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New Walmart Development Proposed Before Northbrook Board

A 15 acre lot in east Northbrook could feature a 24-hour supercenter if the Village of Northbrook approves Walmart's request to rezone the space and develop a new store.

More than 100 people turned out for the Northbrook Village Board meeting Tuesday night. At one point during the meeting, trustee James Karagianis asked the audience who arrived to hear the Walmart proposal portion of the meeting and practically everyone raised their hand. 

Representatives from Walmart and village staff described the company's proposed 24 hour supercenter at 1000 Skokie Blvd. for almost 90 minutes at Tuesday's board meeting. 

Walmart's proposal at the board meeting was not an indicator of the village's support or opposition to the store's presence in Northbrook — at the meeting's start, Steve Elrod, the village attorney, said the village was legally obligated to consider any zoning change proposal, and a zoning change on the lot would be necessary for the development to proceed. 

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According to village staff, the 18-acre lot south of Dundee Rd. is currently zoned for office space, but would have to be rezoned for to make way for a commercial development. Walmart proposes a store that would occupy 15acres, but the developer wants to rezone the entire property with the potential for future commercial development on the leftover land.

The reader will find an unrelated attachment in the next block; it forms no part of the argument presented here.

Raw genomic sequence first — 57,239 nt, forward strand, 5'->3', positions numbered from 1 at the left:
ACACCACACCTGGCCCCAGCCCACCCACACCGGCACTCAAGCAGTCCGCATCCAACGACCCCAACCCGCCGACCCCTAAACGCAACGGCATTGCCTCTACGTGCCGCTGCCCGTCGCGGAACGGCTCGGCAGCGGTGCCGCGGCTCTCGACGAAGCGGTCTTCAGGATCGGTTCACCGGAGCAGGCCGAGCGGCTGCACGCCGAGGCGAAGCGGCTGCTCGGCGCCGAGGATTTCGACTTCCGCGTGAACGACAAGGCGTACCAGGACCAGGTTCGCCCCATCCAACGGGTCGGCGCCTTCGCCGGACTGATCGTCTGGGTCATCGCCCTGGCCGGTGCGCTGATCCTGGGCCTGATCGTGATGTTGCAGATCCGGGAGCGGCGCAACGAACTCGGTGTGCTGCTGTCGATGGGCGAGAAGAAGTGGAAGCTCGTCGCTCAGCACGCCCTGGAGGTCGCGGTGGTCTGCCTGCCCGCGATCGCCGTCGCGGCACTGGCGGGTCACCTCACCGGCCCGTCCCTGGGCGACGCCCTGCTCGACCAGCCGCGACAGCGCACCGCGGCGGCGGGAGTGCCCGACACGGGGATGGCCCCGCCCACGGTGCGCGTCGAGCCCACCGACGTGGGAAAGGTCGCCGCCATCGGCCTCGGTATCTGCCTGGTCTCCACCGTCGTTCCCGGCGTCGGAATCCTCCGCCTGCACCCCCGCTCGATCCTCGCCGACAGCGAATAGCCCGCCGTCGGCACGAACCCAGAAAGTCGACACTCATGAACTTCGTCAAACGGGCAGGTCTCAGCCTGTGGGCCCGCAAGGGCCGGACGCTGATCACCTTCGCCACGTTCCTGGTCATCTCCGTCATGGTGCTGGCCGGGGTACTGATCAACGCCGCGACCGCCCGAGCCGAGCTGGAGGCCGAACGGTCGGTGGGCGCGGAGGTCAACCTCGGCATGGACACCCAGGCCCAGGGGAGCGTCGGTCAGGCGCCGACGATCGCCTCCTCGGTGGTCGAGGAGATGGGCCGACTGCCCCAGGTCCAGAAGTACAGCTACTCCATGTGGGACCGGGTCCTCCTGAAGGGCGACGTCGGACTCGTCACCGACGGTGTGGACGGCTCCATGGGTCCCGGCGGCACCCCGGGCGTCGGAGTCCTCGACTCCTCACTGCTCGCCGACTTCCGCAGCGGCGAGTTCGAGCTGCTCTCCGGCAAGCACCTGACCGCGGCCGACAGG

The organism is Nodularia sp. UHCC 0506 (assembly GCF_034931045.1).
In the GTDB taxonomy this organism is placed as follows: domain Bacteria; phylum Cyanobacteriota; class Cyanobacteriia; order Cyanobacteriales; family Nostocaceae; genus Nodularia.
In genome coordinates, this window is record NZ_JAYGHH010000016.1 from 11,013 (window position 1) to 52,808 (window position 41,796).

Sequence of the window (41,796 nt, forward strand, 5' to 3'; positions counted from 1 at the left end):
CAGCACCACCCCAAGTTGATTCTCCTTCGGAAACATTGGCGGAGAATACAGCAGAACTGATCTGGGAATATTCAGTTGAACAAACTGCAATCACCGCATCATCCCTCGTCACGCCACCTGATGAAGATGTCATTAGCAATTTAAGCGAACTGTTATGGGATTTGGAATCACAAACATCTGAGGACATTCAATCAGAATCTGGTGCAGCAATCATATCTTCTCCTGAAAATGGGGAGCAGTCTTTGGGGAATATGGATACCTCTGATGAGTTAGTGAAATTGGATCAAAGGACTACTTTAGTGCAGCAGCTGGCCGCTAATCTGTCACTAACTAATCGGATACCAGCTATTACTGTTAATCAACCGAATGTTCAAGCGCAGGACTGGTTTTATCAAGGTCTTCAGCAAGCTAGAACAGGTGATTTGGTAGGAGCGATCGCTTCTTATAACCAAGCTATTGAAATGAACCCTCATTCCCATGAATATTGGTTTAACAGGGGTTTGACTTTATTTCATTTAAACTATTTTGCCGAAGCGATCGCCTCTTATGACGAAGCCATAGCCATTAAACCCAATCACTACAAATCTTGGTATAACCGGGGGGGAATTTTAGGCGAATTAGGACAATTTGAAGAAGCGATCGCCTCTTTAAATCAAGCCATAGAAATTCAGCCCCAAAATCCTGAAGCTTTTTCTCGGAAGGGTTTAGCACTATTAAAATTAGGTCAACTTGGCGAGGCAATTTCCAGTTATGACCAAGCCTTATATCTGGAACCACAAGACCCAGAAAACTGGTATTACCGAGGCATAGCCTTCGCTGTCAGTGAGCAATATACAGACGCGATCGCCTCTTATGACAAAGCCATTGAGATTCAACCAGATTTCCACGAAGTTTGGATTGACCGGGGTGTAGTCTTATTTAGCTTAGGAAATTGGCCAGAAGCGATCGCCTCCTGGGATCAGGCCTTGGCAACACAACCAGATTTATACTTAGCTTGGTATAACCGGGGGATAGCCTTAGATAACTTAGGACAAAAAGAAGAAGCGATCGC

If Walmart decides to proceed with their application process, their proposal would need to be considered by the village's plan and zoning commissions.

The proposed Walmart development could bring general merchandise, groceries and a pharmacy to the North Shore, along with 6,000 cars in estimated daily traffic, 25 weekly trucks and a 30-foot high sign, according to representatives from the company. 

The development would not include a gas station, drive-through pharmacy or tire center, Walmarts reps said. Other discussed features were exterior lighting designed to avoid spillage into nearby residential areas, partially constructing the building with recycled material and a 300-square-foot sign outside the proposed store.